State of the Arts: Georgia edition
Georgia Governor Nathan Deal, First Lady Sandra Deal, and Georgia Council for the Arts Director Karen L. Paty at the Council's strategic plan kick-off event in Atlanta. Photo courtesy of Georgia Council for the Arts
My wife Sandra and I were brought up influenced by music from both the church and in public schools. It is because of our parents that in our family every gathering was a musical event and home visits were a showcase of crafts. Through church and community activities, our children learned to perform in music, dance, and theater. Consequently, two of our daughters pursued an acting career: Mary Emily who has a master’s degree in performing arts from Catholic University, and Katie, who has traveled nationally performing in musical theater. We have been, and still remain, extremely supportive of their passion for the arts.
As you can see in our personal life, the arts and expressions of creativity have long been something valued and celebrated by our family; they run deep through our heritage. As governor, I know that the arts mean business for Georgia. With more than 12,000 businesses employing almost 200,000 people and generating almost $29 billion in revenue, the creative sector in Georgia is poised for significant growth in the coming years. According to a recent NEA research note, Arts and the GDP, Georgia is one of four states where additional spending on the performing arts will generate a significant number of jobs---more than 45 new jobs are created for every additional million dollars in performing arts production.
This kind of artistic and cultural enterprise facilitates Georgia’s competitiveness in a global market, attracting new commerce while retaining the type of talented individuals who contribute to building a distinctive state identity. In addition, we’ve seen time and again in both large urban centers like Atlanta and Savannah and small rural communities such as Colquitt, home to the internationally recognized folk life play Swamp Gravy, how the arts stimulate community growth and development, particularly when supporting tourism. Working together, the arts and tourism can highlight the unique character of a place and they can harness market forces to educate and entertain visitors, preserve cultural assets, and create community---providing fuel for the state’s economic engine.
Last year, House Bill 264 moved the state arts agency, Georgia Council for the Arts, under the operational umbrella of the Georgia Department of Economic Development. This move instituted a more cohesive economic development approach for supporting our arts industry, and leveraged additional state resources to support the Arts Council. The integration has been flawless as evidenced by several noteworthy collaborations between Georgia Council for the Arts and the Tourism Division. One of those projects is the Tourism Product Development grant, which was designed to financially support tourism development activities at the local level that sustain and create jobs, and support Georgia’s creative economies with an emphasis on local artists and the nonprofit arts industry. As a result of being able to better and more effectively leverage its federal funding, the Arts Council matched the Tourism Divisions’ grant budget to support tourism grants that involved the work of an artist or arts organization. When the request for proposals was announced, more than eighty applications were submitted, more than twice the amount prior to the addition of the arts component. Eleven of the 23 grants awarded support arts-related initiatives, such as festivals featuring music and storytelling and innovative productions that will introduce new art to audiences while creating more jobs for the creative sector. Such an enthusiastic response gives merit to the fact that the arts and tourism go hand in hand and, when they work together, provide benefits that support the economic vitality of the entire state.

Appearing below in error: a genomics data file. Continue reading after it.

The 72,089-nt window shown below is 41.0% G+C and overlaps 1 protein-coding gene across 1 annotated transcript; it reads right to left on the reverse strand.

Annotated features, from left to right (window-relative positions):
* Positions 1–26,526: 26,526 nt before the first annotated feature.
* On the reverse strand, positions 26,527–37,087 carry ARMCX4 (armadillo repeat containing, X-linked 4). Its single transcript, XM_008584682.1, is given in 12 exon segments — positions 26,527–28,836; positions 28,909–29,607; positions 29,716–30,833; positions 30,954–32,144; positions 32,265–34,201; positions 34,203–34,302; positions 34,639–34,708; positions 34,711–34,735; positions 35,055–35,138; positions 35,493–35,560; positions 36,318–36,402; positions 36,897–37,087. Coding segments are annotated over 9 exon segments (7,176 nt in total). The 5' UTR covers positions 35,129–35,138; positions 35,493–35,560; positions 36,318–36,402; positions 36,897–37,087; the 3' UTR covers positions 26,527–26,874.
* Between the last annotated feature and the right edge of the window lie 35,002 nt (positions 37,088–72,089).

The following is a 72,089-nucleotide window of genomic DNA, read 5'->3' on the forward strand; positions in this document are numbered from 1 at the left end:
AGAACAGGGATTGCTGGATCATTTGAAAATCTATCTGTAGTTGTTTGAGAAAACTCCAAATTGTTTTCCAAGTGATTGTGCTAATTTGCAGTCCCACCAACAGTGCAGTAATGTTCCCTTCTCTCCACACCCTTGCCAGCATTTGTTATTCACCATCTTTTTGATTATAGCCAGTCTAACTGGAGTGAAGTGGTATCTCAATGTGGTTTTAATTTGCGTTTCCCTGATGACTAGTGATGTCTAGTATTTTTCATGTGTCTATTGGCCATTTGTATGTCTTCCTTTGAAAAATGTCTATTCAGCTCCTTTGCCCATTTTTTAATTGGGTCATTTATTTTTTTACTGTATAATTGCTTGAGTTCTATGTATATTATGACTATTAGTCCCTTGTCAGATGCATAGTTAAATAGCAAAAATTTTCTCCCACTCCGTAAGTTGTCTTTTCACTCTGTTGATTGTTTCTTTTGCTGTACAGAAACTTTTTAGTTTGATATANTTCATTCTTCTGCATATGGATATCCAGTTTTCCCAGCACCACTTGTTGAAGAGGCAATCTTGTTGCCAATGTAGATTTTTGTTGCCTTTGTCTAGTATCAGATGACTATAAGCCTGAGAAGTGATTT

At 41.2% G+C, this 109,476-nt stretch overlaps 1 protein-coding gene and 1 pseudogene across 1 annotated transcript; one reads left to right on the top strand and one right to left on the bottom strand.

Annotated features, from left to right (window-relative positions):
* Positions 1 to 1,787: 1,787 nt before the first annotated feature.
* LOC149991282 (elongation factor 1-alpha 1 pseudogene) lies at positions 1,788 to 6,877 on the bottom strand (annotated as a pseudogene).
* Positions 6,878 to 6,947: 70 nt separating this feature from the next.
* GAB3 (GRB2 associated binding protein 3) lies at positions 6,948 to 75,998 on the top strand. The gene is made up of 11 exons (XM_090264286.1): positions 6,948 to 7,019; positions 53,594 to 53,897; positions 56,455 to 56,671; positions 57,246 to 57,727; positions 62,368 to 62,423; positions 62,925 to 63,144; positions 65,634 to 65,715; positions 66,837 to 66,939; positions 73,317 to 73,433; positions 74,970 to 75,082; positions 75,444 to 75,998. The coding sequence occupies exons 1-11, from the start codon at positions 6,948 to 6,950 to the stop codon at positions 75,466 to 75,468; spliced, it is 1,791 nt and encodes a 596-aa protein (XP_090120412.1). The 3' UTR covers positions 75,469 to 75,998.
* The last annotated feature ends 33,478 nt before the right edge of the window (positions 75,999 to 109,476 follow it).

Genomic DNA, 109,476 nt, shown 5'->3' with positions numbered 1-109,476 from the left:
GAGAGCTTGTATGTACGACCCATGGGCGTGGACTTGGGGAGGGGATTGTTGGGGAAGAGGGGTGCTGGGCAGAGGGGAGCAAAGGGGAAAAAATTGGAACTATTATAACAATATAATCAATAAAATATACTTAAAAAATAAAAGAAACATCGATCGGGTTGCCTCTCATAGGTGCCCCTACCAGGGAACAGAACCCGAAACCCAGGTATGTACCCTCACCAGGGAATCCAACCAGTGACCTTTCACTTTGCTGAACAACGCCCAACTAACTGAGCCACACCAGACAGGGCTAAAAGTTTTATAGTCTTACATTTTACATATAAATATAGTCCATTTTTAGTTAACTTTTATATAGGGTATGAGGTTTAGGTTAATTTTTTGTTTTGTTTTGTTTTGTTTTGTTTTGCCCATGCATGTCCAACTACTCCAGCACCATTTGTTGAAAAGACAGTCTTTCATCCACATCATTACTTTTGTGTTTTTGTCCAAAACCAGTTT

The arts also go hand in hand with education. In this competitive global economy, arts education is necessary to ensure the development of a well-rounded, sufficiently prepared workforce that will meet employers’ demands for creative ideas, cognitive thinking, and knowledge retention. Research has concluded that when studying the arts, students hone their perceptual, analytic, and interpretive skills while developing imaginative thinking, effective communications, and unique problem-solving abilities. To meet those goals, Georgia schools are taking steps to incorporate arts into current curriculum requirements that include science, technology, engineering, and mathematics---turning STEM into STEAM. There are classroom models involving the arts being created that will determine the direction of our educational standards for the future. One such model is Drew Charter School. They are recipients of grant funding to develop one of Georgia’s first schools that will create STEAM to power Georgia’s economy for years to come.
Overall, there is no doubt that the arts are good for all segments of Georgia’s economy. Like Georgia’s traditions and history, the unifying factor these segments have in common is the arts. When individuals, communities, and businesses partner with the arts, everyone benefits. There is indeed a new vitality in the creative industries in Georgia, and we intend on sustaining that momentum by utilizing the arts to build and develop innovative models of partnership that will continue to move Georgia forward successfully into a productive future.